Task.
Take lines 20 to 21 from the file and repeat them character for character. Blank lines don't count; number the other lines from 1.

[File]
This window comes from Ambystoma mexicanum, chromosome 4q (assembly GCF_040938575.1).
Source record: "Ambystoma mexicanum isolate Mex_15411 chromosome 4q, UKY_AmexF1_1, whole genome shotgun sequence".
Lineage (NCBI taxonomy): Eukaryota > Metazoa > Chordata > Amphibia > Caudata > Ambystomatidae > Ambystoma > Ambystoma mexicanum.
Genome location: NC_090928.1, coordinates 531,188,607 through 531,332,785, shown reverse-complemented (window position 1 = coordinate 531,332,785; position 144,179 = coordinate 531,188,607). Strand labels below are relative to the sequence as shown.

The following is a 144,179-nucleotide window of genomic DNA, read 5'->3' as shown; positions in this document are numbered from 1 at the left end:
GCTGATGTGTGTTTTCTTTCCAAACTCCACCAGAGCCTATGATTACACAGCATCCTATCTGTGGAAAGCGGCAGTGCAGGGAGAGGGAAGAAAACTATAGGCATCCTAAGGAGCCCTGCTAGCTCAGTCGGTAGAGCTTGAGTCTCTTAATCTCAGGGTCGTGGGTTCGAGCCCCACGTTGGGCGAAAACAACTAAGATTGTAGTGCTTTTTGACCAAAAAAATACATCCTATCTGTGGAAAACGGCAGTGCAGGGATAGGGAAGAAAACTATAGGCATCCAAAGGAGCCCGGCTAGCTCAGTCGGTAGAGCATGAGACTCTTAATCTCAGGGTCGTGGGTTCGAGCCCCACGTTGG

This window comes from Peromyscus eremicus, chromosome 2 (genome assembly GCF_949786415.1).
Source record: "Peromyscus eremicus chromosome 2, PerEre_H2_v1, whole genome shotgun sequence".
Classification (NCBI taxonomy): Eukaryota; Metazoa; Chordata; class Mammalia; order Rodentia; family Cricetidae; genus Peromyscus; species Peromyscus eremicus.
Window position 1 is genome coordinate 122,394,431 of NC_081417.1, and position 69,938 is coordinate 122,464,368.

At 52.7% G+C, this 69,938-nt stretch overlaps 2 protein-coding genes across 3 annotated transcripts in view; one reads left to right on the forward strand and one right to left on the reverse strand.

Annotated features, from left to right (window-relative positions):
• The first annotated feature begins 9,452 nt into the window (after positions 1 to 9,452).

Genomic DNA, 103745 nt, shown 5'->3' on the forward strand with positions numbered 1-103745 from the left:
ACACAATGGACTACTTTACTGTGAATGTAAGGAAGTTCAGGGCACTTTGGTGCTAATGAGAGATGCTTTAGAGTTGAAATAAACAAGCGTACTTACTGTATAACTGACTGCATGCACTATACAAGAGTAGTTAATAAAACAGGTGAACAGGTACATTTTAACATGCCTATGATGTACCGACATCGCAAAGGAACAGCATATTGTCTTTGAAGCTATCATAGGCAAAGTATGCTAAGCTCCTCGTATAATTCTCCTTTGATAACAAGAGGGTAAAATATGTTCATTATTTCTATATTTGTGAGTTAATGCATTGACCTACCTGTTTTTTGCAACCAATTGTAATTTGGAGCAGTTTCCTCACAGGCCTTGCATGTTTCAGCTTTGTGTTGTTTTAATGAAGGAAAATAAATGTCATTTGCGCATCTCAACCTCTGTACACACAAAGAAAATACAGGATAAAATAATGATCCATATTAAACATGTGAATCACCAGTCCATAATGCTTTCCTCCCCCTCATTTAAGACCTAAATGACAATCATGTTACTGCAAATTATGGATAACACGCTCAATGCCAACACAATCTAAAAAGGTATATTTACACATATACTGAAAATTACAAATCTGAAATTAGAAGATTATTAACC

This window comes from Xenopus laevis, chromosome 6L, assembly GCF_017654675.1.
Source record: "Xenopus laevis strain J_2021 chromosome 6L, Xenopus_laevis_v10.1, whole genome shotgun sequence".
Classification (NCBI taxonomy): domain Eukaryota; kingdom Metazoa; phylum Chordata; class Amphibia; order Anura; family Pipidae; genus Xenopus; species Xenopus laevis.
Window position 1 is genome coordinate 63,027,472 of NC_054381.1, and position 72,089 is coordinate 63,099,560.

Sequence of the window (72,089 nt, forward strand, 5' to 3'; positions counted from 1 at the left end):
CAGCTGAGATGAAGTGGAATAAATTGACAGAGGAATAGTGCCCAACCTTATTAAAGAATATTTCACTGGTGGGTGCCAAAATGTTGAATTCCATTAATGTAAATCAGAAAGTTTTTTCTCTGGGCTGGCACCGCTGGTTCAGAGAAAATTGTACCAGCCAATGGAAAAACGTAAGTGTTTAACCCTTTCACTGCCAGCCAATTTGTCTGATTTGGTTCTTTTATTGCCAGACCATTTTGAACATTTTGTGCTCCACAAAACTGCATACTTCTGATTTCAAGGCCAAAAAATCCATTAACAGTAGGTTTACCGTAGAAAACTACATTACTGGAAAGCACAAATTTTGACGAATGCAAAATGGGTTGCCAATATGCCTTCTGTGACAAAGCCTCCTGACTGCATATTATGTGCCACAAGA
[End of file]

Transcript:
Sequence of the window (72,089 nt, forward strand, 5' to 3'; positions counted from 1 at the left end):
CAGCTGAGATGAAGTGGAATAAATTGACAGAGGAATAGTGCCCAACCTTATTAAAGAATATTTCACTGGTGGGTGCCAAAATGTTGAATTCCATTAATGTAAATCAGAAAGTTTTTTCTCTGGGCTGGCACCGCTGGTTCAGAGAAAATTGTACCAGCCAATGGAAAAACGTAAGTGTTTAACCCTTTCACTGCCAGCCAATTTGTCTGATTTGGTTCTTTTATTGCCAGACCATTTTGAACATTTTGTGCTCCACAAAACTGCATACTTCTGATTTCAAGGCCAAAAAATCCATTAACAGTAGGTTTACCGTAGAAAACTACATTACTGGAAAGCACAAATTTTGACGAATGCAAAATGGGTTGCCAATATGCCTTCTGTGACAAAGCCTCCTGACTGCATATTATGTGCCACAAGA